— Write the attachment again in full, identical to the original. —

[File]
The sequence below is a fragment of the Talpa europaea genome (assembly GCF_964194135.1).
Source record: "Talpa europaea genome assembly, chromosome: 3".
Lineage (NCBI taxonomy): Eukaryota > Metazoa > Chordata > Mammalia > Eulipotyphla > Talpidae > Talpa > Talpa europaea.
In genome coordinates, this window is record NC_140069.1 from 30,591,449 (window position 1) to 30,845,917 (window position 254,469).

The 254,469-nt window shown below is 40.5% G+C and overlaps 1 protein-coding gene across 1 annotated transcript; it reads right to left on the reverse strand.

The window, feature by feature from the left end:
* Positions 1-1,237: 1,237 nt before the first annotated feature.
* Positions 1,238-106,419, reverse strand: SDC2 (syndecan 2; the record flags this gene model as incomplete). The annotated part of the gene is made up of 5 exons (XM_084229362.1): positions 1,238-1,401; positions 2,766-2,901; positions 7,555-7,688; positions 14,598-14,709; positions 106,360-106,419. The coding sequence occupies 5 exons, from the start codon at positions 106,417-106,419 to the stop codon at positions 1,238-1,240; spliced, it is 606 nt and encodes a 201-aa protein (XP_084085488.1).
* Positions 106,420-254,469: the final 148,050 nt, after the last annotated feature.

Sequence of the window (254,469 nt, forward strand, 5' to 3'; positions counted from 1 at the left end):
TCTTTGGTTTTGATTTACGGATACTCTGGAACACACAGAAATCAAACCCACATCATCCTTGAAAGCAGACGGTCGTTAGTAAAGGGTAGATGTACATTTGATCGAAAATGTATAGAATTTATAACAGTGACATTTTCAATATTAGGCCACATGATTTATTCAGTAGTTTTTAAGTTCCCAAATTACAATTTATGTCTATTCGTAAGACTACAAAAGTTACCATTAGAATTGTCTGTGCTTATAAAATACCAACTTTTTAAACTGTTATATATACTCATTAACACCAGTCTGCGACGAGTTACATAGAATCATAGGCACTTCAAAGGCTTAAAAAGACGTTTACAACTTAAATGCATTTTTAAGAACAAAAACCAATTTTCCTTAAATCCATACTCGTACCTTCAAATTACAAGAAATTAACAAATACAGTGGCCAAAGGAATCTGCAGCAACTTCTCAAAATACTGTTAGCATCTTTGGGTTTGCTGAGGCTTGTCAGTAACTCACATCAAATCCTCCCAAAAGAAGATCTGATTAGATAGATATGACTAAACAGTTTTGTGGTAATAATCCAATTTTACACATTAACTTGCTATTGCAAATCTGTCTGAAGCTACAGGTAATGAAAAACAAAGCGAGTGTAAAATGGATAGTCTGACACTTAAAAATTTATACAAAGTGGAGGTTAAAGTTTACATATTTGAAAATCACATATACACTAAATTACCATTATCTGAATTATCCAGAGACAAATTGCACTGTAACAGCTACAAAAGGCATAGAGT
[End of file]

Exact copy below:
The sequence below is a fragment of the Talpa europaea genome (assembly GCF_964194135.1).
Source record: "Talpa europaea genome assembly, chromosome: 3".
Lineage (NCBI taxonomy): Eukaryota > Metazoa > Chordata > Mammalia > Eulipotyphla > Talpidae > Talpa > Talpa europaea.
In genome coordinates, this window is record NC_140069.1 from 30,591,449 (window position 1) to 30,845,917 (window position 254,469).

The 254,469-nt window shown below is 40.5% G+C and overlaps 1 protein-coding gene across 1 annotated transcript; it reads right to left on the reverse strand.

The window, feature by feature from the left end:
* Positions 1-1,237: 1,237 nt before the first annotated feature.
* Positions 1,238-106,419, reverse strand: SDC2 (syndecan 2; the record flags this gene model as incomplete). The annotated part of the gene is made up of 5 exons (XM_084229362.1): positions 1,238-1,401; positions 2,766-2,901; positions 7,555-7,688; positions 14,598-14,709; positions 106,360-106,419. The coding sequence occupies 5 exons, from the start codon at positions 106,417-106,419 to the stop codon at positions 1,238-1,240; spliced, it is 606 nt and encodes a 201-aa protein (XP_084085488.1).
* Positions 106,420-254,469: the final 148,050 nt, after the last annotated feature.

Sequence of the window (254,469 nt, forward strand, 5' to 3'; positions counted from 1 at the left end):
TCTTTGGTTTTGATTTACGGATACTCTGGAACACACAGAAATCAAACCCACATCATCCTTGAAAGCAGACGGTCGTTAGTAAAGGGTAGATGTACATTTGATCGAAAATGTATAGAATTTATAACAGTGACATTTTCAATATTAGGCCACATGATTTATTCAGTAGTTTTTAAGTTCCCAAATTACAATTTATGTCTATTCGTAAGACTACAAAAGTTACCATTAGAATTGTCTGTGCTTATAAAATACCAACTTTTTAAACTGTTATATATACTCATTAACACCAGTCTGCGACGAGTTACATAGAATCATAGGCACTTCAAAGGCTTAAAAAGACGTTTACAACTTAAATGCATTTTTAAGAACAAAAACCAATTTTCCTTAAATCCATACTCGTACCTTCAAATTACAAGAAATTAACAAATACAGTGGCCAAAGGAATCTGCAGCAACTTCTCAAAATACTGTTAGCATCTTTGGGTTTGCTGAGGCTTGTCAGTAACTCACATCAAATCCTCCCAAAAGAAGATCTGATTAGATAGATATGACTAAACAGTTTTGTGGTAATAATCCAATTTTACACATTAACTTGCTATTGCAAATCTGTCTGAAGCTACAGGTAATGAAAAACAAAGCGAGTGTAAAATGGATAGTCTGACACTTAAAAATTTATACAAAGTGGAGGTTAAAGTTTACATATTTGAAAATCACATATACACTAAATTACCATTATCTGAATTATCCAGAGACAAATTGCACTGTAACAGCTACAAAAGGCATAGAGT